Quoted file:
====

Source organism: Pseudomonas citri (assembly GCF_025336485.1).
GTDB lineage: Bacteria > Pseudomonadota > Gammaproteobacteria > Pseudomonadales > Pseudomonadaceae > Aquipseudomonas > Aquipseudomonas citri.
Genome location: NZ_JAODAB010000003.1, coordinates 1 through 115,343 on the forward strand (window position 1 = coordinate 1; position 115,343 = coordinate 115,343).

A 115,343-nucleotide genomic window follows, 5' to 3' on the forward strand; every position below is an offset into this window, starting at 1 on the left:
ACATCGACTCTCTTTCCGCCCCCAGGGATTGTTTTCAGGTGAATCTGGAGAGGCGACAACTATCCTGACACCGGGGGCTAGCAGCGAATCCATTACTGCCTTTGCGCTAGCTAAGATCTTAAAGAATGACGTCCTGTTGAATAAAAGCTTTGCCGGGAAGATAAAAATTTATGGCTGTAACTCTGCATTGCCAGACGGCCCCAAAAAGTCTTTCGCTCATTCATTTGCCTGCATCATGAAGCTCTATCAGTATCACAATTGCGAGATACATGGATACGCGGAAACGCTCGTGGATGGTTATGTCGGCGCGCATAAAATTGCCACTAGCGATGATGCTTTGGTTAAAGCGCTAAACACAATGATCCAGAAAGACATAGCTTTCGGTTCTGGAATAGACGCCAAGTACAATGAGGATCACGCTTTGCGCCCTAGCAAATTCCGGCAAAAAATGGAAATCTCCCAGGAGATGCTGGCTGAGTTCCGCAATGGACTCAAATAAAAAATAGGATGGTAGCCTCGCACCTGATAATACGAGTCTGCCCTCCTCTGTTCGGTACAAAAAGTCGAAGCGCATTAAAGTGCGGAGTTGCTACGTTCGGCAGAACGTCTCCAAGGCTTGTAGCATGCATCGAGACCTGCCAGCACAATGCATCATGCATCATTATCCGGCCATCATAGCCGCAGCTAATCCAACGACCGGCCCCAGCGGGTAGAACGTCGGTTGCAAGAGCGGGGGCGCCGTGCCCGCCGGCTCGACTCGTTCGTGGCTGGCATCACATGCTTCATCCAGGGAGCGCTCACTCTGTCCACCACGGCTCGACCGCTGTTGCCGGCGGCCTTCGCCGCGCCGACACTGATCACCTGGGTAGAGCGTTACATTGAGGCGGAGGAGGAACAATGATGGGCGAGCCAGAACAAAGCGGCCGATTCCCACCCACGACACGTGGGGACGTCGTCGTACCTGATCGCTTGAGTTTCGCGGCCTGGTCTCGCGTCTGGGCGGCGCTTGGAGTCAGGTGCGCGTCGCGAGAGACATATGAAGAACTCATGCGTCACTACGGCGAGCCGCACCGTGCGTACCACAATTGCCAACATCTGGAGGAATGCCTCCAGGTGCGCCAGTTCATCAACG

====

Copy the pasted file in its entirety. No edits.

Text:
Source organism: Pseudomonas citri (assembly GCF_025336485.1).
GTDB lineage: Bacteria > Pseudomonadota > Gammaproteobacteria > Pseudomonadales > Pseudomonadaceae > Aquipseudomonas > Aquipseudomonas citri.
Genome location: NZ_JAODAB010000003.1, coordinates 1 through 115,343 on the forward strand (window position 1 = coordinate 1; position 115,343 = coordinate 115,343).

A 115,343-nucleotide genomic window follows, 5' to 3' on the forward strand; every position below is an offset into this window, starting at 1 on the left:
ACATCGACTCTCTTTCCGCCCCCAGGGATTGTTTTCAGGTGAATCTGGAGAGGCGACAACTATCCTGACACCGGGGGCTAGCAGCGAATCCATTACTGCCTTTGCGCTAGCTAAGATCTTAAAGAATGACGTCCTGTTGAATAAAAGCTTTGCCGGGAAGATAAAAATTTATGGCTGTAACTCTGCATTGCCAGACGGCCCCAAAAAGTCTTTCGCTCATTCATTTGCCTGCATCATGAAGCTCTATCAGTATCACAATTGCGAGATACATGGATACGCGGAAACGCTCGTGGATGGTTATGTCGGCGCGCATAAAATTGCCACTAGCGATGATGCTTTGGTTAAAGCGCTAAACACAATGATCCAGAAAGACATAGCTTTCGGTTCTGGAATAGACGCCAAGTACAATGAGGATCACGCTTTGCGCCCTAGCAAATTCCGGCAAAAAATGGAAATCTCCCAGGAGATGCTGGCTGAGTTCCGCAATGGACTCAAATAAAAAATAGGATGGTAGCCTCGCACCTGATAATACGAGTCTGCCCTCCTCTGTTCGGTACAAAAAGTCGAAGCGCATTAAAGTGCGGAGTTGCTACGTTCGGCAGAACGTCTCCAAGGCTTGTAGCATGCATCGAGACCTGCCAGCACAATGCATCATGCATCATTATCCGGCCATCATAGCCGCAGCTAATCCAACGACCGGCCCCAGCGGGTAGAACGTCGGTTGCAAGAGCGGGGGCGCCGTGCCCGCCGGCTCGACTCGTTCGTGGCTGGCATCACATGCTTCATCCAGGGAGCGCTCACTCTGTCCACCACGGCTCGACCGCTGTTGCCGGCGGCCTTCGCCGCGCCGACACTGATCACCTGGGTAGAGCGTTACATTGAGGCGGAGGAGGAACAATGATGGGCGAGCCAGAACAAAGCGGCCGATTCCCACCCACGACACGTGGGGACGTCGTCGTACCTGATCGCTTGAGTTTCGCGGCCTGGTCTCGCGTCTGGGCGGCGCTTGGAGTCAGGTGCGCGTCGCGAGAGACATATGAAGAACTCATGCGTCACTACGGCGAGCCGCACCGTGCGTACCACAATTGCCAACATCTGGAGGAATGCCTCCAGGTGCGCCAGTTCATCAACG